Fun and games with MySQL

Retro

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Today, I installed the latest MySQL 8.0.30 on my home PC for testing and development purposes.

I changed the default table case setting (variable "lower_case_table_names") from lower case, to Preserve Given Case as in the screenshot below, since I figured it would be better to allow mixed case table names. However, when I connected to my database using Workbench, I got a pop-up error that my computer doesn't fully meet the requirements of this setting, which will generate errors. This is no good as I'm going to be installing XenForo and other forum software on it, so I wanted to set it back to default without having to uninstall and reinstall the entire MySQL product.

Cue lots of reading up and frantic Googling on how to access these MySQL system variables and change their values. Finally, I figured it out (really complex product). Ran the command... variable is read only!

Turns out that some time back around version 8.0.11 apparently, MySQL no longer allows one to change this setting without uninstalling and reinstalling the whole product! :rolleyes: It's all to do with data integrity apparently somehow, I dunno. What a PITA, I'm sure it's not so critical, especially on a brand new, unused database and they could allow the database admin who can be assumed to know what they're doing to take the risk with an informed decision. I couldn't find a physical configuration file for it, although it's apparently there and encrypted according to the manual, which is likely where it lives.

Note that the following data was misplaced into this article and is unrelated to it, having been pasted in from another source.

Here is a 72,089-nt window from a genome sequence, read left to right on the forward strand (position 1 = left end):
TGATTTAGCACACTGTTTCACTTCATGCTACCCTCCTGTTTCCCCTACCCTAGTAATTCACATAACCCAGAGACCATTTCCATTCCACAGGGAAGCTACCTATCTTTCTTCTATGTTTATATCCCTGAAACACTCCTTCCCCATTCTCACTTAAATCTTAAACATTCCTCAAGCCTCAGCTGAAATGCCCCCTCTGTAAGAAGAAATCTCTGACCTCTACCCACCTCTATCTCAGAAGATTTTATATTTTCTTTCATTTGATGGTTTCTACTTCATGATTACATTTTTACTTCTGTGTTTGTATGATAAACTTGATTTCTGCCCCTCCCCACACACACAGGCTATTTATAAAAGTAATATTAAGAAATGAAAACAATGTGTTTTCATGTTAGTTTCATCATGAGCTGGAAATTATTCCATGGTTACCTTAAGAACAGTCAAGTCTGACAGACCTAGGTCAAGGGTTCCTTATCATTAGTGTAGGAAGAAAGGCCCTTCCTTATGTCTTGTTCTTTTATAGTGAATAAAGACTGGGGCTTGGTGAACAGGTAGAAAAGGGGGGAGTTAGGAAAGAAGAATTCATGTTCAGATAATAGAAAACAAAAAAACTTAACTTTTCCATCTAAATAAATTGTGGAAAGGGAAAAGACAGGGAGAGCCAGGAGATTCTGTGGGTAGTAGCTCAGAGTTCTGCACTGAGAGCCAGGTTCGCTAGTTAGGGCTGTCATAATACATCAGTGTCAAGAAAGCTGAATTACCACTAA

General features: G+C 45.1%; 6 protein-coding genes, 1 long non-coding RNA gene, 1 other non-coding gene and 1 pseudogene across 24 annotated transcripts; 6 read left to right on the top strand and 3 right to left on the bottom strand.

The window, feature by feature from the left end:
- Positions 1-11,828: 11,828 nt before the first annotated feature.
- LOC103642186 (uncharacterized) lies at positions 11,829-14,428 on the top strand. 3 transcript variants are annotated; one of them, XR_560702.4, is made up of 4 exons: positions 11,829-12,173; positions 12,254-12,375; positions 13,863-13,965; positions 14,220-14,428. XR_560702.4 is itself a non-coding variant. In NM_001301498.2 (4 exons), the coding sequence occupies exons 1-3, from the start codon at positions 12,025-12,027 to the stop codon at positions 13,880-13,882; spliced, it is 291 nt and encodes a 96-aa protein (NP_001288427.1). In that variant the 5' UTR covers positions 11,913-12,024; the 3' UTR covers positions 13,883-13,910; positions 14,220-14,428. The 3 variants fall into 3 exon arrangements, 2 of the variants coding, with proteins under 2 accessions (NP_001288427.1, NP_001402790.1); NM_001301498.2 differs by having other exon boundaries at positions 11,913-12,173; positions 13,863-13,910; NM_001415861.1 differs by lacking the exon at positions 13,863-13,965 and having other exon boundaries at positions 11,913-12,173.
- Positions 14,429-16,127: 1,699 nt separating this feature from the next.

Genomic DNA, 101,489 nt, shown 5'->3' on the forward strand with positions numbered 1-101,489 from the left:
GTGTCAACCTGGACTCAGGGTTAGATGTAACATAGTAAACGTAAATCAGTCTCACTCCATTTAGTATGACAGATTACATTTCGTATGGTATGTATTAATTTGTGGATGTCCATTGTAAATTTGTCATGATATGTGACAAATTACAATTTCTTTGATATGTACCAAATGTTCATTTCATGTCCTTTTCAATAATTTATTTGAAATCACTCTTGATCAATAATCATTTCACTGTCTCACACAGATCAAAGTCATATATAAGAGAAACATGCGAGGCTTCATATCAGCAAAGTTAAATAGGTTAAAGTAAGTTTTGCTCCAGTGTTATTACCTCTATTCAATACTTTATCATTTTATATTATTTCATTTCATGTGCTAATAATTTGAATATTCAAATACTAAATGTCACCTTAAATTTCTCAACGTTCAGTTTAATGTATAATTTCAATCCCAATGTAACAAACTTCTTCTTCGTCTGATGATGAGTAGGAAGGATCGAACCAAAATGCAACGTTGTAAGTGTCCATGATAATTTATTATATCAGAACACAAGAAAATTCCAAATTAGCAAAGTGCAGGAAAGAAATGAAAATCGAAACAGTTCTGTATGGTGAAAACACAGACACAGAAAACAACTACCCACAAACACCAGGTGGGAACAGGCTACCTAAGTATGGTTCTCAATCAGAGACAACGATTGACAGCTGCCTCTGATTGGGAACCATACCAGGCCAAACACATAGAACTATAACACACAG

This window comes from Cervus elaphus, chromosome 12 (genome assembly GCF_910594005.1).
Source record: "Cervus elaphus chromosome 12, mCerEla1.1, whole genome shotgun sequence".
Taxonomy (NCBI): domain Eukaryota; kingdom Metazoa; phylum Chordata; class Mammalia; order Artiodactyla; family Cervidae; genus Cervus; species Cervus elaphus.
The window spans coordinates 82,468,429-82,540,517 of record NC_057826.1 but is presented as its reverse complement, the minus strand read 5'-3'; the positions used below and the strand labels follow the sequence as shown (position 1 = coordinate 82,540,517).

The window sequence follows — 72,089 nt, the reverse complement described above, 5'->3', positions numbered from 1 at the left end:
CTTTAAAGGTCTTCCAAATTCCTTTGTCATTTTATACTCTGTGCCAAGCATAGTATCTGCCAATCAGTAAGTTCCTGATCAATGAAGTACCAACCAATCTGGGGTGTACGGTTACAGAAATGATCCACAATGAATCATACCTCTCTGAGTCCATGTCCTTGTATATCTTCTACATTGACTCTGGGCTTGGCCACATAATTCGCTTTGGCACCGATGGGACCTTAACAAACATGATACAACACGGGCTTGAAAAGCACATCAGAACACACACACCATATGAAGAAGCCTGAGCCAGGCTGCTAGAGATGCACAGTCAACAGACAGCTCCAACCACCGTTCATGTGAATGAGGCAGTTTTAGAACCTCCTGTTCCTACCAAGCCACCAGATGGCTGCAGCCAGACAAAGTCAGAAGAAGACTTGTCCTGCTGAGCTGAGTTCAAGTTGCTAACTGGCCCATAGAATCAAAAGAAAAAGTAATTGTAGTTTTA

Sod it, that's enough hassle, so I've uninstalled it and am reinstalling it as I write this. Quite unsatisfying to jump through all these hoops only to be forced into doing the thing I was trying to avoid in the first place. Don'tcha just love design decisions that are a real pain when one false move is made? Answers on a postcard to the usual address. At least I learned a bit more about MySQL, so the time and effort is not completely wasted.

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Arantor

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This shows how well I'm keeping up with MySQL; I didn't realise this was an option. I have never made a database in MySQL where either the database or its tables had mixed case.

I used to be of a school of thought where, back before MySQL could do foreign keys, I'd mimic this with my ID columns having uppercase names, e.g. ID_MEMBER, ID_MSG, ID_BOARD and all other columns be either camelCase or snake_case depending on what others in the project favoured. But it's been many years since that was a thing.